The recent unraveling of the allegations by Jussie Smollett is an example of where the mainstream media has rushed to judge and report “news” before all facts were substantiated. Unfortunately, this has become the norm in our fast-paced news cycle and the age of social media begging.

Not so long ago, the news was reported as factual and not spun to fit a certain narrative, be it right or left. Opinion was labeled as opinion and not as unsubstantiated “Breaking News.” In addition, those who distorted the facts to fit their personal narrative, or failed to uphold the standard of professional journalism, were held accountable. Sometimes they still are.

This rush to judgment occurs not only at the national level but here in the valley. It is clear from reading Facebook posts that many are quick to judge. For example, in a Jan. 28 letter to the editor, I stated: “I can’t understand why many residents of the valley literally hate President Trump. Disagree yes, and I disagree with him as well, but hate?” Within hours I was branded on social media as a “bigot,” “living in a cave” and “pandering to Trump.” This, after I stated I don’t agree with all aspects of Trump’s behavior. I was dismayed to be the object of judgment and reaction without the benefit of a moment’s thought.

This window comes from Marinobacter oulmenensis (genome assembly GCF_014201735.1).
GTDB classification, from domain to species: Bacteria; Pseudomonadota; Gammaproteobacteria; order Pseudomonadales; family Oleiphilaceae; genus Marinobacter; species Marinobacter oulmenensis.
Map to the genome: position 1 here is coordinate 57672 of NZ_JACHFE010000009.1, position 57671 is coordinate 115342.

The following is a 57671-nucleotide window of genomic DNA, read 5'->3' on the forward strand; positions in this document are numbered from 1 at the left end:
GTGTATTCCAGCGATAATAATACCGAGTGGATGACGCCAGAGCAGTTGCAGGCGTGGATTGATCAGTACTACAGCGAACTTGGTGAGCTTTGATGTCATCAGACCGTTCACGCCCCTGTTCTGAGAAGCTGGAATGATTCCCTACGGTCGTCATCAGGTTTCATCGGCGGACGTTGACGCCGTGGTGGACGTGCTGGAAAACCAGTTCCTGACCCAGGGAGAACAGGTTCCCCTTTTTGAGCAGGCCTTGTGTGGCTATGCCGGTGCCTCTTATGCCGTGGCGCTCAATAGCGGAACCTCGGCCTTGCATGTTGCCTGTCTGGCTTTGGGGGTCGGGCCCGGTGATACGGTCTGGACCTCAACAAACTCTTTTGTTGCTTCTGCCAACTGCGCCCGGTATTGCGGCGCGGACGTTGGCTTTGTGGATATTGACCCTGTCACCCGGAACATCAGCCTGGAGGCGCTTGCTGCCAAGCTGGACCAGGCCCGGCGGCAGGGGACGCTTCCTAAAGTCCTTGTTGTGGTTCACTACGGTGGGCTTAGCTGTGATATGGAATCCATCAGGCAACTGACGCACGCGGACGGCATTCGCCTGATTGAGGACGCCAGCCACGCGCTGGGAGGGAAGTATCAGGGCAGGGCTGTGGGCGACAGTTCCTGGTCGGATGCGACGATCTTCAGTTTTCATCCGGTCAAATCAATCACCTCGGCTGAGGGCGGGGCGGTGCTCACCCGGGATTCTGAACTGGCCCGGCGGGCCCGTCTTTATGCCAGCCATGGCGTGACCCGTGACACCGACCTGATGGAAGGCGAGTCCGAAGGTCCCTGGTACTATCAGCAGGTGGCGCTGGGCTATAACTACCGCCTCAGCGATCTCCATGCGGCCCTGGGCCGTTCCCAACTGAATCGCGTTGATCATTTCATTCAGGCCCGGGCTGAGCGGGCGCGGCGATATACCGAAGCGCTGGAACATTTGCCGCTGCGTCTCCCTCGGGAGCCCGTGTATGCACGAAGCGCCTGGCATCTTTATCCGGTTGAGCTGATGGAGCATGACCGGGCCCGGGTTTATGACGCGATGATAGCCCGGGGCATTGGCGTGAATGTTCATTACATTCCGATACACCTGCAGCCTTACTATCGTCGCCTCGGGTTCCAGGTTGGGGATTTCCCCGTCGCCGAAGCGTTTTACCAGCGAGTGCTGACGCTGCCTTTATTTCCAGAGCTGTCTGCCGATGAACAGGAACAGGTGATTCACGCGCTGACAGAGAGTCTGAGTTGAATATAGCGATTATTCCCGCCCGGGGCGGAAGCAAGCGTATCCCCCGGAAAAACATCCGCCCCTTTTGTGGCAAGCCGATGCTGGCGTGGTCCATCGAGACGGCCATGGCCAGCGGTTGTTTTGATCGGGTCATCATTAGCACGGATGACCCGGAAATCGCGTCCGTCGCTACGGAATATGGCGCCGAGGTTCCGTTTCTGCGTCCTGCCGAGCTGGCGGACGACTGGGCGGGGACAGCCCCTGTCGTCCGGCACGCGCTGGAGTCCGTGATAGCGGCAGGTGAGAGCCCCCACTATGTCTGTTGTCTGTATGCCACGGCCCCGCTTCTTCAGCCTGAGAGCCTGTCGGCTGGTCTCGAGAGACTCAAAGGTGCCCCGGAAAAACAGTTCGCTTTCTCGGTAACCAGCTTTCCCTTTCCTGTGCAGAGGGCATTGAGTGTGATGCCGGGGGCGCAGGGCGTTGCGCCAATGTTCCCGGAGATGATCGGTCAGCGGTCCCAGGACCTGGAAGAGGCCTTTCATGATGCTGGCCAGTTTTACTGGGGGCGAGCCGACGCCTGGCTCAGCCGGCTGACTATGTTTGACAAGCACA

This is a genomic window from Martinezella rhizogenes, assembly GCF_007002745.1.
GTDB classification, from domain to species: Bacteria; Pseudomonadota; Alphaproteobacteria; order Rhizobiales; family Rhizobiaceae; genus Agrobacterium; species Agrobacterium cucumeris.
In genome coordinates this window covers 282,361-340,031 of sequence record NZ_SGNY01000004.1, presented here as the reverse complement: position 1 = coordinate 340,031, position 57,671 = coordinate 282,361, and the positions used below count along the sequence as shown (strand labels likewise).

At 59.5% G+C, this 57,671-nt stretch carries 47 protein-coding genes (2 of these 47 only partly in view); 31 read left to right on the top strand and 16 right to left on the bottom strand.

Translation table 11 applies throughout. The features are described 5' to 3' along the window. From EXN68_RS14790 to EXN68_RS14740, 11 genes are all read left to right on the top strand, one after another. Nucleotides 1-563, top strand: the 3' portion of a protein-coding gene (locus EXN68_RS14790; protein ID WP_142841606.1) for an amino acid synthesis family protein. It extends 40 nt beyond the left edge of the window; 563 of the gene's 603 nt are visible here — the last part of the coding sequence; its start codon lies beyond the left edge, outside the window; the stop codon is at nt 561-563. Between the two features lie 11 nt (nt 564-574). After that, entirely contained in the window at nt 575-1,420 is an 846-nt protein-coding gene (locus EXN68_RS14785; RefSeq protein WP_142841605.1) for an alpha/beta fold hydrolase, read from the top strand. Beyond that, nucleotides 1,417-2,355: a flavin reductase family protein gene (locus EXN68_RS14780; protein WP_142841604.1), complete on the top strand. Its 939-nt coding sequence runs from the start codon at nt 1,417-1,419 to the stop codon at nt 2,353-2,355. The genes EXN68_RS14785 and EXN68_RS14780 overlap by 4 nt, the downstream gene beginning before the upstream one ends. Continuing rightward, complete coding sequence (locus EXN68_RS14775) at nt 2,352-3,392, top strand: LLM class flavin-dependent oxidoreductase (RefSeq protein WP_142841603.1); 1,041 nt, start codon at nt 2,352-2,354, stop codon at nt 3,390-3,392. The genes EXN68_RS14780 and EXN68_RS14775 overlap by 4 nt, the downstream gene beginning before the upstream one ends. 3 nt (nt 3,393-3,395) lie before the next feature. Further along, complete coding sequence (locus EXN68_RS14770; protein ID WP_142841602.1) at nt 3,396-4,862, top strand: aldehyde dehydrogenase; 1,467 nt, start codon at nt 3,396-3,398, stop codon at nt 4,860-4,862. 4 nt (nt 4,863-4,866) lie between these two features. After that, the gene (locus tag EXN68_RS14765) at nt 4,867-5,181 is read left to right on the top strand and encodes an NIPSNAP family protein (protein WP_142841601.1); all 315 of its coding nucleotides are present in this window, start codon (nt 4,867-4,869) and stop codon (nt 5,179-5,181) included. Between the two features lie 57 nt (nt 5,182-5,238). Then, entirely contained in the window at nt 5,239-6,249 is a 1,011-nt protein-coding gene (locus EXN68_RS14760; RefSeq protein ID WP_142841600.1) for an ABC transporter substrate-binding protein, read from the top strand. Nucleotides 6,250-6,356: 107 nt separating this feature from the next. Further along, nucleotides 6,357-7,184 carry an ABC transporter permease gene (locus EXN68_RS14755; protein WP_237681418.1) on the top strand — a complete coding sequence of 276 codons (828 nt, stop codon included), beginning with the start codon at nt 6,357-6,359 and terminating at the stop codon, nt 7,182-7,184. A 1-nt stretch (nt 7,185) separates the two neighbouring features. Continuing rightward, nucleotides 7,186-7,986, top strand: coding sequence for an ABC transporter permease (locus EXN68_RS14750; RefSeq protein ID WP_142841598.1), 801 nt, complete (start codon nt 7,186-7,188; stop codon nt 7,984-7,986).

As we approach the next election, we owe it to all candidates to listen to them. The democracy our Founding Fathers envisioned is based on compromise. The Constitution is itself a compromise, because delegates had to give and take on numerous key points to be acceptable to each of the 13 states. Imagine the disaster that a “New Constitutional Convention” would be in today’s partisan and hate-driven environment.

It is clear that many have abdicated their responsibility as citizens to consider facts from both sides of the aisle, sort them out, and then make an informed decision. If a democracy is to thrive, it requires enlightened citizens capable of independent thought and the ability to make informed decisions, not based on blind allegiance. Please, let’s stop rushing to judgment.

James R. Poplar III, Quicksburg